Modified duty off-site (MDOS) programs assist in returning injured employees to work through temporary off-site job placements. MDOS workers generally come from industries in which on-site modified duty is difficult or nearly impossible, such as construction, some manufacturing, and other industries that require intensive amounts of manual labor. MDOS placements are typically made with non-profit organizations in the community where the business operates or the worker lives. Often the roles filled through MDOS programs would have been met by irregular volunteers or gone unfilled. MDOS allow employees to maintain a productive work lifestyle while transitioning to their regular jobs, decreasing workers’ compensation costs for the employer. Here are some MDOS tips to show how your nonprofit can benefit from participating in an MDOS program.
MDOS Tips for your nonprofit
If you’re like most nonprofits, it always seems like you have more to get done in a day than your staff can possibly handle. Participating in an MDOS program offers you access to a pool of workers that your nonprofit can use to achieve your mission and help your nonprofit meet its goals.
Our MDOS case managers will meet with you to discuss potential placements, ensure that you understand the work-related limitations placed on the worker by their doctor, set up a regular work schedule for the worker, and work with you throughout the placement to ensure that everything is running smoothly. You can assign your MDOS program worker to any case manager-approved position within your agency. While you have the option of accepting or declining any placements offered, your MDOS workers can help meet needs that might have otherwise gone unmet in your organization.
Get creative with assignments
While many nonprofits may utilize their MDOS program workers to meet some basic needs, the second suggestion in this series of MDOS tips is to also encourage you to think creatively about how you can utilize these employees. Talk to our case managers and the worker about their experience and skillset and consider how you can use those skills to benefit your nonprofit during the worker’s MDOS assignment.
For example, if you have a highly skilled construction worker assigned to your agency who has a broken leg you may be able to utilize their building skills in ways that still meet the parameters of their work restrictions. If you run an afterschool program or host programs for seniors, you may want to offer a birdhouse building workshop that allows your MDOS worker to utilize their skills, while also offering a valuable opportunity to your clients. Maybe you’ve been assigned a worker from a manufacturing facility who also has the gift for gab. You may be able to put them to work greeting clients and visitors in the lobby or covering for your receptionist during lunch.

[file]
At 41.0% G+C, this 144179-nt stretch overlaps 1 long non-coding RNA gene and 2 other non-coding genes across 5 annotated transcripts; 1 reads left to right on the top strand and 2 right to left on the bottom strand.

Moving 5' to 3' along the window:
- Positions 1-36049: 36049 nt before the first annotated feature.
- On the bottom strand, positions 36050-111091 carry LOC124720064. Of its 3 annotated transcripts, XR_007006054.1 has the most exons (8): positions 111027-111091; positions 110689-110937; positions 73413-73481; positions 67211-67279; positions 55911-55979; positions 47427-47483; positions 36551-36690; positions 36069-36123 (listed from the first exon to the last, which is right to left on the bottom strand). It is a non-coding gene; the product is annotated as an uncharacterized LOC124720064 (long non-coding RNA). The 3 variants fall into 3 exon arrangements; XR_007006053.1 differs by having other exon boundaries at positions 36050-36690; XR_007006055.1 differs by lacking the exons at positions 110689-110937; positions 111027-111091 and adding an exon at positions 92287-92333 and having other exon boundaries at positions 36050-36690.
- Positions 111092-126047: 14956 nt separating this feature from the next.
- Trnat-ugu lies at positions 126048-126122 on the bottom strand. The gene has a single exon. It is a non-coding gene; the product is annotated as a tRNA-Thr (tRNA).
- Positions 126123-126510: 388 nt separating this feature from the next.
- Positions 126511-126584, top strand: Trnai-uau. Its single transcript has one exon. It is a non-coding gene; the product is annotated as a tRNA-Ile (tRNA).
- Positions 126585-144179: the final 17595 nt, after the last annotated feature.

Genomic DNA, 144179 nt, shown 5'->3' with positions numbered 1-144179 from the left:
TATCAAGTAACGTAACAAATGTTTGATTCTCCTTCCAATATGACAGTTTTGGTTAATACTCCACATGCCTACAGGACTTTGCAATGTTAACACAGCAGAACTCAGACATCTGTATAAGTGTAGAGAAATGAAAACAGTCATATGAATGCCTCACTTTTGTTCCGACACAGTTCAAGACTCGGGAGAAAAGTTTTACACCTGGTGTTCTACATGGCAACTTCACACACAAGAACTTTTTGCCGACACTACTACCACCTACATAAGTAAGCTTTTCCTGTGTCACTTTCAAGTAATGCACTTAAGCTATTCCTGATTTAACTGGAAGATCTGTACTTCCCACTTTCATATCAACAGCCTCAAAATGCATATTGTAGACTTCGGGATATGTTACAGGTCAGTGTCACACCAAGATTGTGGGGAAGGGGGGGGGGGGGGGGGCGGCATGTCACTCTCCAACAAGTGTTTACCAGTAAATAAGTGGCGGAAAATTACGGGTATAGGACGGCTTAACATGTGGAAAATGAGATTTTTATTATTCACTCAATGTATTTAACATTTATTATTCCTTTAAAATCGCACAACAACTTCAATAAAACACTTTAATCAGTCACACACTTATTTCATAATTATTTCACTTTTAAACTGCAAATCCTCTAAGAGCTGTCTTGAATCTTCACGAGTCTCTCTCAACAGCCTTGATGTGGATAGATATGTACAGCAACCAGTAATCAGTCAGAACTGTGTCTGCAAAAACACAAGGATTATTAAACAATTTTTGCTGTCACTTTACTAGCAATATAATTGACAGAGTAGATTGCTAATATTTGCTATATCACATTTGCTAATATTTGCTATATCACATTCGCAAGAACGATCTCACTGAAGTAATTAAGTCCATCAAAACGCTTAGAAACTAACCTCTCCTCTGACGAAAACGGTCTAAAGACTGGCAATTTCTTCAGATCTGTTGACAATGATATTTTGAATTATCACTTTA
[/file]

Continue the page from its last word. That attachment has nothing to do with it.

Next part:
Make your MDOS workers part of the team
It can be hard to be the odd man (or woman) out in a nonprofit where teams are typically tight-knit. Helping your MDOS worker feel like part of the team allows them to feel more like their work is making a difference and you may even find that they feel comfortable offering up additional ideas for assignments they may perform for you (just make sure you get clearance from their case manager). You may even find that this connection leads to continued volunteering or support of your organization even after their MDOS assignment has come to an end.
MDOS and Sheakley
Our Modified Duty Off-Site Services program provides a return to work solution for employers who struggle with accommodating light duty work restrictions. We assist our clients by temporarily placing disabled workers with nonprofit organizations using our national network. This promotes expedited return to work, which reduces overall employment and claims costs. It also allows employees to stay engaged and productive during their disability period.
Utilizing state of the art technology, Sheakley’s experts are able to identify work assignments that meet your employee’s work restrictions and that are convenient for their location. Sheakley has a 99 percent placement success rate, with most placements occurring within 24 to 48 hours after referral. Individual attention from a Nurse Case Manager is also given during the placement appointment to review program details with your employee and to ensure that the nonprofit understands and accommodates all physical work restrictions.
Schedule your free consultation today with our MDOS experts today. Subscribe to our blog to stay up-to-date on all things Sheakley and following us on social media. Hopefully you found these MDOS tips useful. Join in the discussion by commenting below.